Frankly, I would like to attend a few of these matches, if only to get a better understanding of the stage design philosophy. Unfortunately, it conflicts with the "Introduction to USPSA" class which I instruct at ARPC (Albany Rifle and Pistol Club) on the First Saturday of every month, so I simply cannot do so because of scheduling conflicts.


Based purely on second-hand descriptions of these matches, both from people who have participated as shooters and those who have been administratively responsible for presenting the matches, I think that this depiction is reasonably accurate. However, I may be wrong.

I'm hoping that someone who knows more about Douglas Ridge will chime in via the comments page, and perhaps correct any inaccuracies.

Still, the original comment has merit; we need to have opportunities for folks who aren't feeling very "competitive" to try the game and see how they like it. If they don't want to become more invested in USPSA (or IPSC), that's fine. But after they've tried it for a while, and decide they want to more challenging stage design ... there's always (along the Willamette Valley, in Oregon) a place to play within an hour's drive via the I5 corridor.

And if you're a safe shooter, with good gun-handling skills, you're always welcome at any of the regular USPSA matches.

Tuesday, February 15, 2011

Bunny Operators from Heck!

Start with Japanese Anima. (I'm no fan.)
Throw in themes from Michael Z. Williamson, John Ringo, and Tom Kratman.
(And by the way, I've read just about every book these guys have written.)

Add a timely dose of Deus Ex Machina, and introduce it via a Free Access offer.

What do you have?

Cat Shit 1

I found this on the Lawdog blog, and rather than steal the well-deserved credit from him, I will encourage you to go to the article and read it for yourself.

You'll have to judge for yourself whether this is as far-out weirdo fascinating as I found it to be.

The only decisions you have to make is whether you have a half-hour to enjoy ... well, I won't spoil it for you. Just know that it's probably NSFW because you will disrupt your office cackling over each scene.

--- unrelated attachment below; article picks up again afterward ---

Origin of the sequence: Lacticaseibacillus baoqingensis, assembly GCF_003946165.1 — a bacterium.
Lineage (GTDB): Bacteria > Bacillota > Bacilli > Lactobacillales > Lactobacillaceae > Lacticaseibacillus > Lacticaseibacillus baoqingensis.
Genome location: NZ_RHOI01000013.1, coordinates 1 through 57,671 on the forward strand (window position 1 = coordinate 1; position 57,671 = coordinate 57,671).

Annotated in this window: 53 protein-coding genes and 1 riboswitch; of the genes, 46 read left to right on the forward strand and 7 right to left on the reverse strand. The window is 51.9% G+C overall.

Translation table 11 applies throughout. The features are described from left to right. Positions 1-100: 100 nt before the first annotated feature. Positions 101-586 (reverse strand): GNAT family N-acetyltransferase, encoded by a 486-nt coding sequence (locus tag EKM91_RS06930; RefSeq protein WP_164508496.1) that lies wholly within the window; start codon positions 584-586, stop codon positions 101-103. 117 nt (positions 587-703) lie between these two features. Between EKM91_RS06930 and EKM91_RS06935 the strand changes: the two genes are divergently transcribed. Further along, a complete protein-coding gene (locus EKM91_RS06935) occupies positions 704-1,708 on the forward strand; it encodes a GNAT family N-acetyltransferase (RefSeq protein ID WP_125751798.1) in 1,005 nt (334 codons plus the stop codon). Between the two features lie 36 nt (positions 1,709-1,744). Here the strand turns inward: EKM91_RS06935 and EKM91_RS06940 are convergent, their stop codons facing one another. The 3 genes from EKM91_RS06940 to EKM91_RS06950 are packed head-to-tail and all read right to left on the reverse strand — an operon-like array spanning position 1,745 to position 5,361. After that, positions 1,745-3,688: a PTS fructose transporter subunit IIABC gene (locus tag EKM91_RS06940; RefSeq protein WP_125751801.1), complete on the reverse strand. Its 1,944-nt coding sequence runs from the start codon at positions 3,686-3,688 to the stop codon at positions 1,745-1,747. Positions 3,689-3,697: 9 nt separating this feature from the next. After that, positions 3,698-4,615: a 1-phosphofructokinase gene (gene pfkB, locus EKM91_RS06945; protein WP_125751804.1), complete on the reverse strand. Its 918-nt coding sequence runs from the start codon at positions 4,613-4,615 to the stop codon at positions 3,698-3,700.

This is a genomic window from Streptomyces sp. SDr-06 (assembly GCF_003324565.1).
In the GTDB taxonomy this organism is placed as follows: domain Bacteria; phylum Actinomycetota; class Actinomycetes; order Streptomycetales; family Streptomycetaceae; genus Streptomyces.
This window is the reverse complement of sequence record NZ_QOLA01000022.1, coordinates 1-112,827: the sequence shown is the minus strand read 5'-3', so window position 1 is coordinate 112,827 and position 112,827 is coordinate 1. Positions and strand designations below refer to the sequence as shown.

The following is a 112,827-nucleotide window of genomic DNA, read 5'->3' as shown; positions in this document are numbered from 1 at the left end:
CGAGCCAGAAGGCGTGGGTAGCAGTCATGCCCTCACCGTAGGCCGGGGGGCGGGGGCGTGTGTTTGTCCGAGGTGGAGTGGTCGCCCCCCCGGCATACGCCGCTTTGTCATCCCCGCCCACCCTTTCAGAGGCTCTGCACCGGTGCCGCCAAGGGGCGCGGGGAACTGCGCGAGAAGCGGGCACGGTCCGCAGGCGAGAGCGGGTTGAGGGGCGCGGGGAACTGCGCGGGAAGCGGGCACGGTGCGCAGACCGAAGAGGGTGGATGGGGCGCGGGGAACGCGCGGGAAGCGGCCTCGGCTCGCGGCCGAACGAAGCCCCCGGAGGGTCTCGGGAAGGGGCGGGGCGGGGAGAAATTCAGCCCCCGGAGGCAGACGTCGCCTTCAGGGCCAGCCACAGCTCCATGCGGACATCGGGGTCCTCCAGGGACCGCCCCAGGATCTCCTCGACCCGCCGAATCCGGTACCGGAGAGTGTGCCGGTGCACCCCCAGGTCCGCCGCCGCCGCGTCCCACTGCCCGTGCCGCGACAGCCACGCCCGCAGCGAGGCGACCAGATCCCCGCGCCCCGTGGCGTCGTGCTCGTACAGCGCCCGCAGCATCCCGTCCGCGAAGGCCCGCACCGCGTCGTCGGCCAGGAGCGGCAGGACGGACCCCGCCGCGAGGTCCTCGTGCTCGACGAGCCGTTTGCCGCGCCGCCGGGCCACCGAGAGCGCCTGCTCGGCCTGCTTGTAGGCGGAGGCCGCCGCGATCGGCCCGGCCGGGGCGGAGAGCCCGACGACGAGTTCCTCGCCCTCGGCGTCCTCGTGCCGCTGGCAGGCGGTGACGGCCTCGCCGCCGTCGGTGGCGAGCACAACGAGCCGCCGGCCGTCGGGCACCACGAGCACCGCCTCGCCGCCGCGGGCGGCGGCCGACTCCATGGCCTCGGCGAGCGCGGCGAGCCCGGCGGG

Oh, and DO obey Lawdog's injunction to view it on HD. Or at least, on Full-Screen mode.

Buyer Remorse

Apropos of absolutely nothing at all, I have been reading some stuff about "re-holstering" (via Michael Bane Blog). While it's an eminently worthwhile discussion about "making yourself appear un-threatening to police", that was only the spur to the memory.

When I re-applied to ARPC for membership several years ago, I discovered they had a new twist to the new-member application: a mandatory meeting ["New Member Orientation"] with a club officer, where he (among other things) discussed Rules of the Range.

The thing that struck me was the rule which forbade "Drawing From The Holster". That was an ironclad rule, and was applicable on the North range ... where ARPC had been holding IPSC-type matches for several years, already.

When I heard that one, I went ballistic. So did another new member, Keith Tyler, one of the best IPSC competitors in the Columbia Cascade Section. Keith is also an LEO, and had just begun his owning training venture.

We argued that the rule was ridiculous, given that they sponsored both IPSC and Speed Steel matches on a monthly basis. These two sport strongly emphasize drawing from the holster.

"How can we possibly use the range to practice our sport, when you won't let us draw from holsters?" we both objected.

The Club Officer who was giving the class was much taken aback. This seemed reasonable, since he was the person who organized Speed Steel matches, every month.

He didn't have an answer for us. We both suggested that if we were joining the club for the purpose of having a range where we could practice, but the club rules forbade drawing from holsters, then there was not much advantage for us to justify club membership.

(The club also offers "Old West" Single Action Society, "I.C.O.R.E" (revolver competition) and the range is used by several local police departments ... ALL of which features drawing pistols from the holster.)

We worked it out that the officer would check with the Board of Directors, and in the meantime we would join the club with the understanding that if this Range Rule would be enforced, we could quit and our initiation fee would be returned.

In the end, the BOD reviewed that earlier decision and decided that it was unrealistic. They had to have new "Range Rules" signs painted and mounted, but the exercise resulted in a club which was much more responsive to the needs and competence of its members.